Overthrowing a government is like releasing a wheel at the top of a hill Â you have no idea exactly what will happen next. Iranians are not the only ones who know this. In slightly more than a century, the United States has overthrown the governments of at least 14 countries, beginning with the Hawaiian monarchy in 1893, and forcibly intervened in dozens more. Long before Afghanistan and Iraq, there were the Philippines, Panama, South Vietnam and Chile, among others.Iran is a powerful example of the blowback from intervention. Kinzer goes into some detail about the 1953 CIA overthrow of an elected nationalist prime minister and re-installation of the brutal but pro-U.S.-government Shah Reza Pahlavi. (Kinzer wrote a book on this: All The Shah's Men.) In the op-ed he neglects to mention that when Iraq invaded Iran in 1980, setting off an eight-year bloody war, the Reagan administration sided with Saddam Hussein, providing him satellite intelligence and other help. The U.S. even shot down an Iranian civilian airliner over the Persian Gulf, claiming, incredibly, that it was thought to be a hostile military aircraft.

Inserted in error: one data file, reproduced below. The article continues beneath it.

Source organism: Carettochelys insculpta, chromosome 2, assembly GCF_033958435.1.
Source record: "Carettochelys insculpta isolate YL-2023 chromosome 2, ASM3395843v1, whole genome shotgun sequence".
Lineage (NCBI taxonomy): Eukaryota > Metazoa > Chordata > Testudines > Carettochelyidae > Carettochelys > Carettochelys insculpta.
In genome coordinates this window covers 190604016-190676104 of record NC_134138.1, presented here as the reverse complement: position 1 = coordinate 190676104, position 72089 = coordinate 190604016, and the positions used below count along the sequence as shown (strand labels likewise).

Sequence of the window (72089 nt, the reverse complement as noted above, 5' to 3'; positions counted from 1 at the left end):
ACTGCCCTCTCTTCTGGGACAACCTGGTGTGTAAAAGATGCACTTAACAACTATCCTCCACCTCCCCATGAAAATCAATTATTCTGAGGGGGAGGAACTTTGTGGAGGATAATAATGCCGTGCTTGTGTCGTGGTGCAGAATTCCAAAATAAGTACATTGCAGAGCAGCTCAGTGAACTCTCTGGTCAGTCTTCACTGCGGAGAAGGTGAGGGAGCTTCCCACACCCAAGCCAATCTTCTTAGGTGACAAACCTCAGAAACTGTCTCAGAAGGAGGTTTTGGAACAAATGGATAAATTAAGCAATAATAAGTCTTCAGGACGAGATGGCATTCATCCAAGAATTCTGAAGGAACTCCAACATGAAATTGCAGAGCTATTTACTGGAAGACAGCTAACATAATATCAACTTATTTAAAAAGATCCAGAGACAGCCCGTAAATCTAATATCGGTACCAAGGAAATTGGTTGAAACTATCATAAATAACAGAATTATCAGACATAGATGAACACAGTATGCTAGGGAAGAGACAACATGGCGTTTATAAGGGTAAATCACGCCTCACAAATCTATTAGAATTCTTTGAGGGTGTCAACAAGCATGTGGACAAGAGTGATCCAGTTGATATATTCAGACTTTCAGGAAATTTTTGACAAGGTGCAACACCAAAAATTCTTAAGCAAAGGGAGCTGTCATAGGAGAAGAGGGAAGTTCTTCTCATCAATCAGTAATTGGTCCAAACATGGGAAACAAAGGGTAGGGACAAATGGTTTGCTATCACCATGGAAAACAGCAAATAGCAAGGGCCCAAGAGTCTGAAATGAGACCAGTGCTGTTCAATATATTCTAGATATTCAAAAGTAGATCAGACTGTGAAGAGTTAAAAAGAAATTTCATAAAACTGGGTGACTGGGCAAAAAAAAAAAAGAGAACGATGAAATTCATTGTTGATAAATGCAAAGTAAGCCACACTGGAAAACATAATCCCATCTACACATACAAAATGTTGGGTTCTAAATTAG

Most of these interventions not only have brought great pain to the target countries but also, in the long run, weakened American security. . . .
Today, Latin America and the Middle East are the regions of the world in the most open political rebellion against U.S. policies. It is no coincidence that these are the regions where the U.S. has intervened most often. Resentment over intervention festers. It passes from generation to generation. Ultimately it produces a backlash.
Do you think the Iranians might have a good reason to want the ability to deter the U.S. government?
When will the American people come out of their self-induced blissful ignorance and realize that "their" government is their biggest security threat? World to the U.S. rogue state: Butt out!
Hat tip: Jacob Hornberger of The Future of Freedom Foundation.